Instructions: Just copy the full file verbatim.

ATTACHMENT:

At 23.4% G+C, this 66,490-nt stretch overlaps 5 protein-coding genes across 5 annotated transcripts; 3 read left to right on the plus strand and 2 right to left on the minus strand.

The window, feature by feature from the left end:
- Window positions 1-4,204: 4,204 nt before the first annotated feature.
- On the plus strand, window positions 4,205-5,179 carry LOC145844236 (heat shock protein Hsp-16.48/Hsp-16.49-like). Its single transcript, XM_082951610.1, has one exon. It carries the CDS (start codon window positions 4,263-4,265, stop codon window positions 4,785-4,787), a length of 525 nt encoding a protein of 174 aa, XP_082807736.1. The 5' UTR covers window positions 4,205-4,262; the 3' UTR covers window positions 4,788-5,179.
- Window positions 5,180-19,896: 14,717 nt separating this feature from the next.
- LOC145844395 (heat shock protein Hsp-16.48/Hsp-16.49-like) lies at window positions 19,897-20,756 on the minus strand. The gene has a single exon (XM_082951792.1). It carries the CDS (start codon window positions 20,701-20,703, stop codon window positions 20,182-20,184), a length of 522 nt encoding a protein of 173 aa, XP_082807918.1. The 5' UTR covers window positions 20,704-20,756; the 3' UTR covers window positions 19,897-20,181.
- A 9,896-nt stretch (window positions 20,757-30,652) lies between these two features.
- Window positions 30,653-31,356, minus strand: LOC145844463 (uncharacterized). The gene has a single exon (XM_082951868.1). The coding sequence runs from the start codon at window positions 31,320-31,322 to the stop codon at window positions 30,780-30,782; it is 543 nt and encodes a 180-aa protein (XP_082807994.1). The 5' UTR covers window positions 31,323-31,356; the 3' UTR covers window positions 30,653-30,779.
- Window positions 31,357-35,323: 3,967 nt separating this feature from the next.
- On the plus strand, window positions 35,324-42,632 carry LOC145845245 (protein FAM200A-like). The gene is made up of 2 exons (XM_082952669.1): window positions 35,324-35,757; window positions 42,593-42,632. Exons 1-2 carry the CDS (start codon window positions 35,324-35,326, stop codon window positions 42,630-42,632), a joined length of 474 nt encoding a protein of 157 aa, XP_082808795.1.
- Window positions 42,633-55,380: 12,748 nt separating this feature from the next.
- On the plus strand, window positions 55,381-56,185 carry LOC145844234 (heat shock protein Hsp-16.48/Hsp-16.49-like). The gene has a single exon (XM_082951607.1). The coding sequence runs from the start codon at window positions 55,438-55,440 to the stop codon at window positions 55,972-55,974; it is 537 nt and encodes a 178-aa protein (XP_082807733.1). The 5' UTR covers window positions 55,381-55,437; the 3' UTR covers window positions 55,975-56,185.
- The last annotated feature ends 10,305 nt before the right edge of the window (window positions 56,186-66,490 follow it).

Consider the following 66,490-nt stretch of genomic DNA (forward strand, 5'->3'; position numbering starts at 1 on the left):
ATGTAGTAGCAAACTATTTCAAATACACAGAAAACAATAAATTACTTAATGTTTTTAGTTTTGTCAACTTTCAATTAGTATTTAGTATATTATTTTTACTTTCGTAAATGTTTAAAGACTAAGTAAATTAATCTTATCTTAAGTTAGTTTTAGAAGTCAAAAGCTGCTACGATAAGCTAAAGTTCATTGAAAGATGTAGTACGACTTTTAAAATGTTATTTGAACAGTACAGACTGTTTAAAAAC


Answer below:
At 23.4% G+C, this 66,490-nt stretch overlaps 5 protein-coding genes across 5 annotated transcripts; 3 read left to right on the plus strand and 2 right to left on the minus strand.

The window, feature by feature from the left end:
- Window positions 1-4,204: 4,204 nt before the first annotated feature.
- On the plus strand, window positions 4,205-5,179 carry LOC145844236 (heat shock protein Hsp-16.48/Hsp-16.49-like). Its single transcript, XM_082951610.1, has one exon. It carries the CDS (start codon window positions 4,263-4,265, stop codon window positions 4,785-4,787), a length of 525 nt encoding a protein of 174 aa, XP_082807736.1. The 5' UTR covers window positions 4,205-4,262; the 3' UTR covers window positions 4,788-5,179.
- Window positions 5,180-19,896: 14,717 nt separating this feature from the next.
- LOC145844395 (heat shock protein Hsp-16.48/Hsp-16.49-like) lies at window positions 19,897-20,756 on the minus strand. The gene has a single exon (XM_082951792.1). It carries the CDS (start codon window positions 20,701-20,703, stop codon window positions 20,182-20,184), a length of 522 nt encoding a protein of 173 aa, XP_082807918.1. The 5' UTR covers window positions 20,704-20,756; the 3' UTR covers window positions 19,897-20,181.
- A 9,896-nt stretch (window positions 20,757-30,652) lies between these two features.
- Window positions 30,653-31,356, minus strand: LOC145844463 (uncharacterized). The gene has a single exon (XM_082951868.1). The coding sequence runs from the start codon at window positions 31,320-31,322 to the stop codon at window positions 30,780-30,782; it is 543 nt and encodes a 180-aa protein (XP_082807994.1). The 5' UTR covers window positions 31,323-31,356; the 3' UTR covers window positions 30,653-30,779.
- Window positions 31,357-35,323: 3,967 nt separating this feature from the next.
- On the plus strand, window positions 35,324-42,632 carry LOC145845245 (protein FAM200A-like). The gene is made up of 2 exons (XM_082952669.1): window positions 35,324-35,757; window positions 42,593-42,632. Exons 1-2 carry the CDS (start codon window positions 35,324-35,326, stop codon window positions 42,630-42,632), a joined length of 474 nt encoding a protein of 157 aa, XP_082808795.1.
- Window positions 42,633-55,380: 12,748 nt separating this feature from the next.
- On the plus strand, window positions 55,381-56,185 carry LOC145844234 (heat shock protein Hsp-16.48/Hsp-16.49-like). The gene has a single exon (XM_082951607.1). The coding sequence runs from the start codon at window positions 55,438-55,440 to the stop codon at window positions 55,972-55,974; it is 537 nt and encodes a 178-aa protein (XP_082807733.1). The 5' UTR covers window positions 55,381-55,437; the 3' UTR covers window positions 55,975-56,185.
- The last annotated feature ends 10,305 nt before the right edge of the window (window positions 56,186-66,490 follow it).

Consider the following 66,490-nt stretch of genomic DNA (forward strand, 5'->3'; position numbering starts at 1 on the left):
ATGTAGTAGCAAACTATTTCAAATACACAGAAAACAATAAATTACTTAATGTTTTTAGTTTTGTCAACTTTCAATTAGTATTTAGTATATTATTTTTACTTTCGTAAATGTTTAAAGACTAAGTAAATTAATCTTATCTTAAGTTAGTTTTAGAAGTCAAAAGCTGCTACGATAAGCTAAAGTTCATTGAAAGATGTAGTACGACTTTTAAAATGTTATTTGAACAGTACAGACTGTTTAAAAAC